The Victoria continues to kill “James Dawson,” in spite of our prediction. The bills, however, promise that he shall die outright on Monday next, and a happy release it will be. The proprietor of “Sadler’s Wells” is making most spirited efforts to attract play-goers to the Islington side of the New River, by a return to the legitimate drama of his theatre, viz.—real water; while his box check-taker has kept one important integer of the public away; namely, that singular plural we—by impertinence for which we have exhausted all patience without obtaining redress.
There are, we hear, other theatres open in London, one called the “City of London,” somewhere near Shoreditch; another in Whitechapel, both terrae incognitae to us. The proprietors of these have handsomely presented us with free admissions. We beg them to accept our thanks for their courtesy; but are sorry we cannot avail ourselves of it till they add the obligation of providing us with guides.
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THE CORN LAWS AND CHRISTIANITY.
Doctor Chalmers refused to attend the synod of Clergymen gathered together to consider the relative value of the Big and Little Loaf, on the ground that the reverend gentlemen were beginning their work at the wrong end. Wages will go up with Christianity, says the Doctor; cheap corn will follow the dissemination of cheap Bibles. “I know of no other road for the indefinite advancement of the working classes to a far better remuneration, and, of course, a far more liberal maintenance, in return for their toils, than they have ever yet enjoyed—it is a universal Christian education.” Such are the words of Doctor CHALMERS.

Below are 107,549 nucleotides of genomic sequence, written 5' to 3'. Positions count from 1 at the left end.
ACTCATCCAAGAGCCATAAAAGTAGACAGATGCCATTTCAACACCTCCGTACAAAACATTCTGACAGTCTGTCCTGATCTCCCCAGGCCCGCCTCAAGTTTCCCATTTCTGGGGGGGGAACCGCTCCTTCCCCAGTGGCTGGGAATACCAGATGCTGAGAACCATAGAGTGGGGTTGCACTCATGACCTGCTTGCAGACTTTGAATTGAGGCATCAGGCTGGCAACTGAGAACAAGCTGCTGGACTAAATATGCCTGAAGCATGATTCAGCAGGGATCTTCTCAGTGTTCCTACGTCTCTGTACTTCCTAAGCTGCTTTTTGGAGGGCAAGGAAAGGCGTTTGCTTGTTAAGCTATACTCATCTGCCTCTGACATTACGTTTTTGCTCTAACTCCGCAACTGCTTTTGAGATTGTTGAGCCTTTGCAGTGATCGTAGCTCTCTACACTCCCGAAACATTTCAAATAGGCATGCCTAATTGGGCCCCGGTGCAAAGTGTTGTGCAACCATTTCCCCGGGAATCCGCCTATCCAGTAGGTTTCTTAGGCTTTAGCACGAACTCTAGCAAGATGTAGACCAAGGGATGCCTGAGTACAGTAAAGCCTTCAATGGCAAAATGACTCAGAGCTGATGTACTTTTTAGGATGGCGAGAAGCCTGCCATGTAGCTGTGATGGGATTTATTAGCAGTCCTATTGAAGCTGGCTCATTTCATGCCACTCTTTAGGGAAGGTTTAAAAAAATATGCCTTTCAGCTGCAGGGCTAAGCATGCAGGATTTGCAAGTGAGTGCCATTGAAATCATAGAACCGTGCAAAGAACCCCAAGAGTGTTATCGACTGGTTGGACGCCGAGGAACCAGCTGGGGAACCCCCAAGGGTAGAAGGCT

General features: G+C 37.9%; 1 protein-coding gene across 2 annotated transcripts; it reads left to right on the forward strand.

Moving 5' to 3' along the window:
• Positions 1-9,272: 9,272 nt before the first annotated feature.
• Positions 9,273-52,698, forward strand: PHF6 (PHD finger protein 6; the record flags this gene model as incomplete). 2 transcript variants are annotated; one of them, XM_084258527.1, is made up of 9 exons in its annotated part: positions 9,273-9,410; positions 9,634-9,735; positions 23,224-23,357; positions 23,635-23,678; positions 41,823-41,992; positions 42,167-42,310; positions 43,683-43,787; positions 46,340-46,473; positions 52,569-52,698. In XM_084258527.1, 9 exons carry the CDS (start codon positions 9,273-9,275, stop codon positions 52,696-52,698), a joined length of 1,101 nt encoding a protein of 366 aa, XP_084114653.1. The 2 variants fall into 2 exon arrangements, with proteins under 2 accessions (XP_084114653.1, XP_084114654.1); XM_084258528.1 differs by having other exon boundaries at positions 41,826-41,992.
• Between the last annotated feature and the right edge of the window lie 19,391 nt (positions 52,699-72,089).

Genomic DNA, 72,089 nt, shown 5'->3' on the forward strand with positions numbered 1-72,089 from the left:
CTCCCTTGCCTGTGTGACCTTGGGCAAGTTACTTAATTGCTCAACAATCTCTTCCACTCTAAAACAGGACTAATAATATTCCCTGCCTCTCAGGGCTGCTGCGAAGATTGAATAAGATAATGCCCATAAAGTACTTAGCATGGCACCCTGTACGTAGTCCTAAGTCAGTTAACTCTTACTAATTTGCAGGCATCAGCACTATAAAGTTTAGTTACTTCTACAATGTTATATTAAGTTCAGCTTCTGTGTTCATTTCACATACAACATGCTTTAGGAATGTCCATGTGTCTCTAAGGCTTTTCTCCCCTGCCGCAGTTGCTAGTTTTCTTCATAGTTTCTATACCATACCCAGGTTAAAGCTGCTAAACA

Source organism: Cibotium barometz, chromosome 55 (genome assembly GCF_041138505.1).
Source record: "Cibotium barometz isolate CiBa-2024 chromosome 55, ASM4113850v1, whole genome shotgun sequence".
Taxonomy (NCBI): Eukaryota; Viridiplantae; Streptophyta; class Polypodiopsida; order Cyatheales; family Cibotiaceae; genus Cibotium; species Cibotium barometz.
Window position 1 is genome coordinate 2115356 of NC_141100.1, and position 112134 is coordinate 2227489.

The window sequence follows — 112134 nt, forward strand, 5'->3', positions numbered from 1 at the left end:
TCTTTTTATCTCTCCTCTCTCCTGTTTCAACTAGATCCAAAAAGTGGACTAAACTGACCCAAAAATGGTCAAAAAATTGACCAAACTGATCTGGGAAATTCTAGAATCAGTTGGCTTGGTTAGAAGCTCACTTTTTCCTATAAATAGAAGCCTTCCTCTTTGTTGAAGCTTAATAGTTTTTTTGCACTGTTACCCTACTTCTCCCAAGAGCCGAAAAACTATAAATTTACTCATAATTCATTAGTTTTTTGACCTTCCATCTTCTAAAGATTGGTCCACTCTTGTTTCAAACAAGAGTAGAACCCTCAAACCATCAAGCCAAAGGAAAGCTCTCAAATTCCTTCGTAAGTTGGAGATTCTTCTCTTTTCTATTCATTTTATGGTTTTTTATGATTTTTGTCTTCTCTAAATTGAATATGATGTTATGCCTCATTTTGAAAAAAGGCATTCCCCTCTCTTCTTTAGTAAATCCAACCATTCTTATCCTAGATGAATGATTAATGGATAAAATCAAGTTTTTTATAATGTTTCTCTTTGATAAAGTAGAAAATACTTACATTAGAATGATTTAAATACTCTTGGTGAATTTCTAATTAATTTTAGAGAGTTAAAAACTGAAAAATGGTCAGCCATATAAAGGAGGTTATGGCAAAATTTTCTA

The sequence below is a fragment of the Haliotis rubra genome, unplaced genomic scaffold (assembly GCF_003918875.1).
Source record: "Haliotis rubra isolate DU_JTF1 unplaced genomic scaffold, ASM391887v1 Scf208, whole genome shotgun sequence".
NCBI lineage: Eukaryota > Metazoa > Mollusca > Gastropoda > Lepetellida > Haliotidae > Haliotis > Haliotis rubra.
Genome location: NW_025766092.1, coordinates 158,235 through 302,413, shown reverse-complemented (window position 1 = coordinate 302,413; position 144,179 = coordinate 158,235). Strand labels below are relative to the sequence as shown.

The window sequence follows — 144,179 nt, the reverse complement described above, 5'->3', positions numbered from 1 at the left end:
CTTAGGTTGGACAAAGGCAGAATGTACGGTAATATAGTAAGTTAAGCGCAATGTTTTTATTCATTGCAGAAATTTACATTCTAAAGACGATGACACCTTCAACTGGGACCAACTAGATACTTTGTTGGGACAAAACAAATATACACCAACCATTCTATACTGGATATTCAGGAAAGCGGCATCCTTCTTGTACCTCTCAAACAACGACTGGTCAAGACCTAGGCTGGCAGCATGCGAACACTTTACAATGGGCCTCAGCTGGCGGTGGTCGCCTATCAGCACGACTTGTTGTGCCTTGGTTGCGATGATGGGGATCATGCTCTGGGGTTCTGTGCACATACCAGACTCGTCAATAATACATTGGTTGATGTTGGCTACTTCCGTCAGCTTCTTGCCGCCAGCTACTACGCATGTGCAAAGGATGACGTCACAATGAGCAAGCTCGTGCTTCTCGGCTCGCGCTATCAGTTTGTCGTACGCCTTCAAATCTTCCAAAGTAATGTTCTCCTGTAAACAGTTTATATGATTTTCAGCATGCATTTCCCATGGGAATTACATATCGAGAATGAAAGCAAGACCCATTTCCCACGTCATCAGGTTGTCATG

We perfectly agree with the reverend doctor. Instead of shipping Missionaries to Africa, let us keep those Christian sages at home for the instruction of the English Aristocracy. When we consider the benighted condition of the elegant savages of the western squares,—when we reflect upon the dreadful scepticism abounding in Park-lane, May-fair, Portland-place and its vicinity,—when we contemplate the abominable idols which these unhappy natives worship in their ignorance,—when we know that every thought, every act of their misspent life is dedicated to a false religion, when they make hourly and daily sacrifice to that brazen serpent,
when they offer up the poor man’s sweat to the abomination,—when they lay before it the crippled child of the factory,—when they take from life its bloom and dignity, and degrading human nature to mere brute breathing, make offering of its wretchedness as the most savoury morsel to the perpetual craving of their insatiate god,—when we consider all the “manifold sins and wickednesses” of the barbarians in purple and fine linen, of those pampered savages “whose eyes are red with wine and whose teeth white with milk,”—we